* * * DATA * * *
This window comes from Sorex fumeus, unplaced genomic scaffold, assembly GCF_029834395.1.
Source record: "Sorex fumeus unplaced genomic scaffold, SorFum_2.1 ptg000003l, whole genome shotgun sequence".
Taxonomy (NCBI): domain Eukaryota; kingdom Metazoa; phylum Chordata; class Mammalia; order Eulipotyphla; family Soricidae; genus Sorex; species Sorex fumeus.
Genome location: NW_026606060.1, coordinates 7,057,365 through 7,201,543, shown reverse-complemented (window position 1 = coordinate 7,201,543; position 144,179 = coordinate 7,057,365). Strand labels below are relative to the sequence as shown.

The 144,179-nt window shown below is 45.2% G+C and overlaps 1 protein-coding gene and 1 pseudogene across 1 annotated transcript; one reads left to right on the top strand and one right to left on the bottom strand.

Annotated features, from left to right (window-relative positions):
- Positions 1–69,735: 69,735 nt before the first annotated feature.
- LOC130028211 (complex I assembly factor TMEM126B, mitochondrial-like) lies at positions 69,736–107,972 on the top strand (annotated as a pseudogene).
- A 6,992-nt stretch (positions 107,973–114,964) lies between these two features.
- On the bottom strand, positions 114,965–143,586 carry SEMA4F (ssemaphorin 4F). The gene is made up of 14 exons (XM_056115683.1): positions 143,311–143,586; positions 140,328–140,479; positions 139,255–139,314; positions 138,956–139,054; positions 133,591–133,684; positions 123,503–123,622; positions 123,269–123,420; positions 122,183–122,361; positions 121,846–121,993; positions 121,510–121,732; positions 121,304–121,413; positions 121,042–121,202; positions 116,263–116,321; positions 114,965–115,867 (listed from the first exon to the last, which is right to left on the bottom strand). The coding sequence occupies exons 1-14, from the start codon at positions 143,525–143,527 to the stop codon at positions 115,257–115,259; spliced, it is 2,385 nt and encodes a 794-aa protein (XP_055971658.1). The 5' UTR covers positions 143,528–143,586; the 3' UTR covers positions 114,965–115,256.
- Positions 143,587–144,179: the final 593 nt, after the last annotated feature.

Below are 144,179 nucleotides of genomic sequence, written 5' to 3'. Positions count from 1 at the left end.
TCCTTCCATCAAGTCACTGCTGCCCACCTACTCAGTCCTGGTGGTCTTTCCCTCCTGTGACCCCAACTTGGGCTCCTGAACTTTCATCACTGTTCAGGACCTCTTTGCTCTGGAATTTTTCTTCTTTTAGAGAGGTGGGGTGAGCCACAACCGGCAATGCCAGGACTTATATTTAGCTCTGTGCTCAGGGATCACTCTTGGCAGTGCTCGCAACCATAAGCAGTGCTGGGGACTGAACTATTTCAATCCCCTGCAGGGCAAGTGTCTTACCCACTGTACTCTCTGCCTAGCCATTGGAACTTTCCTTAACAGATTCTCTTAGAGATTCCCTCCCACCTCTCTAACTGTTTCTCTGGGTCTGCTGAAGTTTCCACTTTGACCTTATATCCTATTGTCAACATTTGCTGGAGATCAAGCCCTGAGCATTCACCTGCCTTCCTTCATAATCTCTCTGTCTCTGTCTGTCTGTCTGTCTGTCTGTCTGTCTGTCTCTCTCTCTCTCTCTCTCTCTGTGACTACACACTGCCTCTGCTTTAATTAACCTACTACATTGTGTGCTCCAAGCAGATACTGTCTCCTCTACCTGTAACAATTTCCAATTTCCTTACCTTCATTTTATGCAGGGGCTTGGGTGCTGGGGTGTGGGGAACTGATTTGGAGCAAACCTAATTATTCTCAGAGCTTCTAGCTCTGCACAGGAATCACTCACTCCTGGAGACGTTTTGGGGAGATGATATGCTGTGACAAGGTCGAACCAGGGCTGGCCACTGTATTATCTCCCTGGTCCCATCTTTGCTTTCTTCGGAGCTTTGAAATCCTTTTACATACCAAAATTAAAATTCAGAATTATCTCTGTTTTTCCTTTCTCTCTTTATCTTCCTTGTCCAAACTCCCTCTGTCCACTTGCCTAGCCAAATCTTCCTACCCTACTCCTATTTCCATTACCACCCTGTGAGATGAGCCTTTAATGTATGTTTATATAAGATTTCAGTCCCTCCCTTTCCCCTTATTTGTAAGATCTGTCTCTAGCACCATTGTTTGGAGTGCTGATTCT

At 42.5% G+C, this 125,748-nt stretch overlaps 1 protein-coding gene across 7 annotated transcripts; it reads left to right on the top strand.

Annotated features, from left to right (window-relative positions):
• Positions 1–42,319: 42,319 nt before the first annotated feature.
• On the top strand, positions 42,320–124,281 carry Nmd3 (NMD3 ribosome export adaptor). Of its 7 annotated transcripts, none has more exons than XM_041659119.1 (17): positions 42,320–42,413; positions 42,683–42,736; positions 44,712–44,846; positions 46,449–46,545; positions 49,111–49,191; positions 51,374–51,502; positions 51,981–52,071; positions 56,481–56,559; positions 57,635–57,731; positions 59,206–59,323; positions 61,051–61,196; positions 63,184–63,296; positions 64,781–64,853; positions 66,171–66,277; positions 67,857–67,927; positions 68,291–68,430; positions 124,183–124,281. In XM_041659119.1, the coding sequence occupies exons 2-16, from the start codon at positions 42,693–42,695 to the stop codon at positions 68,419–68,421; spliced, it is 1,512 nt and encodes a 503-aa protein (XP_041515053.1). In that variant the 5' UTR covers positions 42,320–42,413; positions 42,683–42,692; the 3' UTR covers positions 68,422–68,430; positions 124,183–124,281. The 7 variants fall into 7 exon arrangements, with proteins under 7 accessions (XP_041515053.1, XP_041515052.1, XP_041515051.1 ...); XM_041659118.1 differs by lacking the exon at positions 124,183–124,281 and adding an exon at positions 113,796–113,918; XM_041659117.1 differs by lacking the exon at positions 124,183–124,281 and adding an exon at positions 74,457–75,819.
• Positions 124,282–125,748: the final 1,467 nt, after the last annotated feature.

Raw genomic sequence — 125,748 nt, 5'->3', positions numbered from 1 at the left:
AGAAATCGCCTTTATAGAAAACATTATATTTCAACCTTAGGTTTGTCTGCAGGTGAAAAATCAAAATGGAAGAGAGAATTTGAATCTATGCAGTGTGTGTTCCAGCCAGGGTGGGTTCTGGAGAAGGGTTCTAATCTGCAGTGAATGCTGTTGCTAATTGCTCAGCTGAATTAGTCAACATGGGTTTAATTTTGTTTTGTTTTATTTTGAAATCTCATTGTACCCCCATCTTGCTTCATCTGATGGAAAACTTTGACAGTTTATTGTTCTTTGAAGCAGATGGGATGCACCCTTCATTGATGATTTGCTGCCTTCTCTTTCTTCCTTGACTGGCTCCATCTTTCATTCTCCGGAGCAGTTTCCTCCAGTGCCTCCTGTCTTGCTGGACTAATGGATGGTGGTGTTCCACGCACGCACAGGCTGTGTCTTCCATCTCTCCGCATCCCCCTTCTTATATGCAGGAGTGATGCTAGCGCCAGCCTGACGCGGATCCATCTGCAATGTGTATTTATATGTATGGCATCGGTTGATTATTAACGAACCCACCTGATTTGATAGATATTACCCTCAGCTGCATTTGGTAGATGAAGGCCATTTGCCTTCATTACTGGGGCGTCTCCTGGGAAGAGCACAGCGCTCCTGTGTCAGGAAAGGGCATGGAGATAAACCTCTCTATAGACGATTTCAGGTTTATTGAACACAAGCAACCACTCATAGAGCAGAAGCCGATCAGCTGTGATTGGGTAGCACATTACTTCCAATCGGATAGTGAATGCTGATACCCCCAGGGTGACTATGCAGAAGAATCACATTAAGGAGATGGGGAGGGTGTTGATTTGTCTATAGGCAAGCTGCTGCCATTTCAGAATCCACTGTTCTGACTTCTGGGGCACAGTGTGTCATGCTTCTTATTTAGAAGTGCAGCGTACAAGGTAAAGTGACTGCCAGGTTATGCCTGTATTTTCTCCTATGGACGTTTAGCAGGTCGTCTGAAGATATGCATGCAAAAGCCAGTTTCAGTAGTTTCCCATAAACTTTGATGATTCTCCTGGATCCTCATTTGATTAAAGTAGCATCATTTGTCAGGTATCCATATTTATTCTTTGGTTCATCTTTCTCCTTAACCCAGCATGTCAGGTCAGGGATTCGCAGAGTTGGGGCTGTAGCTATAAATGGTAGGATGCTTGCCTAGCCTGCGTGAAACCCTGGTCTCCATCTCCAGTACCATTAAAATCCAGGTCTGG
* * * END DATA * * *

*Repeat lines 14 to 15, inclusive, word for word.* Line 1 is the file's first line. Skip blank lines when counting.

At 42.5% G+C, this 125,748-nt stretch overlaps 1 protein-coding gene across 7 annotated transcripts; it reads left to right on the top strand.

Annotated features, from left to right (window-relative positions):